Planet Money
12:01 am
Thu January 12, 2012

The History Of Factory Jobs In America, In One Town

A shuttered cotton mill in Greenville County, South Carolina
scmikeburton Flickr

For more, see Adam Davidson's cover story in this month's issue of The Atlantic.

Greenville County, South Carolina is where manufacturing's past and future live side by side. This is not a metaphor; it's a visible fact. In South Carolina, and throughout America, factories produce more than ever. Yet in Greenville, there are abandoned textile mills everywhere you look.

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Economy
12:01 am
Thu January 12, 2012

Project's Promise Of Jobs Has Appalachia Seeing Stars

Visitors view a photo montage of Royal Dutch Shell's Ethylene Cracker Complex during its opening ceremony in Singapore in 2010. The company is expected to announce plans soon for an ethylene cracker plant in Ohio, Pennsylvania or West Virginia.
Munshi Ahmed Bloomberg

Originally published on Tue August 7, 2012 3:42 pm

Ever since the collapse of the domestic steel industry, blue-collar workers living in the mountain towns near the border of Pennsylvania, West Virginia and Ohio have struggled to find jobs.

But last June, Shell Oil Co. announced it would build a huge petrochemical refinery somewhere in that Appalachian region. The plant, known in the industry as a "cracker," could bring billions of investment dollars and thousands of jobs.

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World
12:01 am
Thu January 12, 2012

In Russia, Modern 'Revolution' Comes At Its Own Pace

The Russian village of Sagra has been in the headlines since last summer, when residents — including 56-year-old Viktor Gorodilov (shown here) — successfully fought off an armed criminal gang that they say threatened their community. For many Russians, Sagra has become a symbol of how they say the government has let them down.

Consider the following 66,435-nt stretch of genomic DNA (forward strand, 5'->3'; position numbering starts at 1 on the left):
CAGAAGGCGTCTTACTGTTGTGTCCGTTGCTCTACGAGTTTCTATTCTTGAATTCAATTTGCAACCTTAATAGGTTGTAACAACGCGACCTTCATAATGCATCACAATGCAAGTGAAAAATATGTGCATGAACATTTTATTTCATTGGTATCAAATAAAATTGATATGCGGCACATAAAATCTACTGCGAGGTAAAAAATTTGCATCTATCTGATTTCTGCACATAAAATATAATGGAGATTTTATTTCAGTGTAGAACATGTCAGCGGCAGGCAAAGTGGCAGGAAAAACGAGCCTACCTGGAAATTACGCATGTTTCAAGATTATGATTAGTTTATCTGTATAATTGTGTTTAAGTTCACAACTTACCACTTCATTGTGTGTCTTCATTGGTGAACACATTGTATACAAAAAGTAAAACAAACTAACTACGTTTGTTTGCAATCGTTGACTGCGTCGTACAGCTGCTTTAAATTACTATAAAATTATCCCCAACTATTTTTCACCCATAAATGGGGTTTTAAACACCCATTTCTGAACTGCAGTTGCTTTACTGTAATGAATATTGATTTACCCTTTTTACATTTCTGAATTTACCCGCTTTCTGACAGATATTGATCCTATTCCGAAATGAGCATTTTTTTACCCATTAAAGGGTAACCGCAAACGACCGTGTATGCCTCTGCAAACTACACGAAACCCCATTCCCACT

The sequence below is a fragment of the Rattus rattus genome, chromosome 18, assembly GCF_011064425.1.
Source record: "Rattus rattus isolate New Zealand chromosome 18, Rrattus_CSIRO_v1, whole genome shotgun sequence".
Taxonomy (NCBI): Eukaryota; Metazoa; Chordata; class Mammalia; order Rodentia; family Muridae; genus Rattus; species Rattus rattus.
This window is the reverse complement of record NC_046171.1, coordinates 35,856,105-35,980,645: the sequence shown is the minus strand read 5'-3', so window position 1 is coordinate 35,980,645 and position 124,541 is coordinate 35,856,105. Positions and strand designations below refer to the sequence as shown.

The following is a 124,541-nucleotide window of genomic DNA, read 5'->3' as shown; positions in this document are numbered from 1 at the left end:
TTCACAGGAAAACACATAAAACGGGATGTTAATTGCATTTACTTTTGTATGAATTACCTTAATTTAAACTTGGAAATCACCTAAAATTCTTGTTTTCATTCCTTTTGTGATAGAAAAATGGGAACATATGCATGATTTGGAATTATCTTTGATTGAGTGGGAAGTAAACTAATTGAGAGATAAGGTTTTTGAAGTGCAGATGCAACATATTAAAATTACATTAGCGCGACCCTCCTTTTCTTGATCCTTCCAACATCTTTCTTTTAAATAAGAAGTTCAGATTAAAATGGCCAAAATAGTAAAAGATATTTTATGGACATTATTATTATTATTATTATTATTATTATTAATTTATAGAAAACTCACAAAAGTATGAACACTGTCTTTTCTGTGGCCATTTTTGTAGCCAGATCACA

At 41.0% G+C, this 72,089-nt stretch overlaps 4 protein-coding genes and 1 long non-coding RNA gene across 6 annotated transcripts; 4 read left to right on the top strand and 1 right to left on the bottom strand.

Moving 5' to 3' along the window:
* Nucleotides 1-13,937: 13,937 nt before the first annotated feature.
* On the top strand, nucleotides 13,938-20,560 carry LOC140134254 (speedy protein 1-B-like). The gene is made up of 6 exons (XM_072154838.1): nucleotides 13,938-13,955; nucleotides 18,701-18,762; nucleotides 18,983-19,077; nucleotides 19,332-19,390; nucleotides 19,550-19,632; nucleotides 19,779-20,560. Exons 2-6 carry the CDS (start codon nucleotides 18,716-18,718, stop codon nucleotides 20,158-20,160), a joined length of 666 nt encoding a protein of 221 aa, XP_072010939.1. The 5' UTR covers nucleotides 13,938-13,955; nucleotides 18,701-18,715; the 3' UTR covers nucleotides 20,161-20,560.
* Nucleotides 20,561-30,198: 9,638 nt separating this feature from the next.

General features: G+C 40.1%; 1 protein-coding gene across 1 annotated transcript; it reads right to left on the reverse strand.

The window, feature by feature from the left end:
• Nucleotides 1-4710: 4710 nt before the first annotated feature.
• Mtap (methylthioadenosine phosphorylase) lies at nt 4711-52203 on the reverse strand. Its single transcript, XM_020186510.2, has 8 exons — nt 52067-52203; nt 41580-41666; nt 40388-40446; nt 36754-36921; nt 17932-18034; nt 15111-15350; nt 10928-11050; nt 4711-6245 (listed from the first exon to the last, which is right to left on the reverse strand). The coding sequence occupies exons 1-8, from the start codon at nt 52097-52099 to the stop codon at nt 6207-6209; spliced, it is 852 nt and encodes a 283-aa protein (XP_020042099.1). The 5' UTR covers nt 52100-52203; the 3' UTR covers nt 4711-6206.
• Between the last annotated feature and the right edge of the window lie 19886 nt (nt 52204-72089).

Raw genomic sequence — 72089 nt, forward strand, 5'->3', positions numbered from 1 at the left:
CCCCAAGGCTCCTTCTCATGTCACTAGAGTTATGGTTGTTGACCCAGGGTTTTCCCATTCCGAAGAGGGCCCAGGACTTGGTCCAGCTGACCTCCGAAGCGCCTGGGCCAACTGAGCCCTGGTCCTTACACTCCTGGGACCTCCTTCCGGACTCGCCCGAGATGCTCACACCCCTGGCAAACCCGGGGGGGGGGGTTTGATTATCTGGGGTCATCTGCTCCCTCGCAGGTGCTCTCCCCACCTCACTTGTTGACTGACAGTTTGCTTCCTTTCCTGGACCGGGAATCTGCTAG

David Gilkey NPR

Originally published on Thu January 12, 2012 10:08 am

Russia had one of the world's most famous revolutions nearly a century ago, in 1917. Yet for centuries, the country has seemed to prefer strong leaders who promised stability rather than revolutionary change. On a trip across Russia today on the Trans-Siberian railroad, NPR's David Greene found many Russians who expressed disappointment with their current government. But most said they wanted changes to be gradual, and were not looking for a major upheaval.

Second of three parts

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It's All Politics
12:01 am
Thu January 12, 2012

Some At RNC Meeting Say It's Romney's Race To Lose

Republican presidential hopeful Mitt Romney greets supporters during a campaign rally in Columbia, S.C., on Wednesday.
Justin Sullivan Getty Images

Originally published on Thu January 12, 2012 10:39 am

The annual winter meeting of the Republican National Committee got under way in New Orleans on Wednesday, just hours after Mitt Romney won New Hampshire's Republican presidential primary.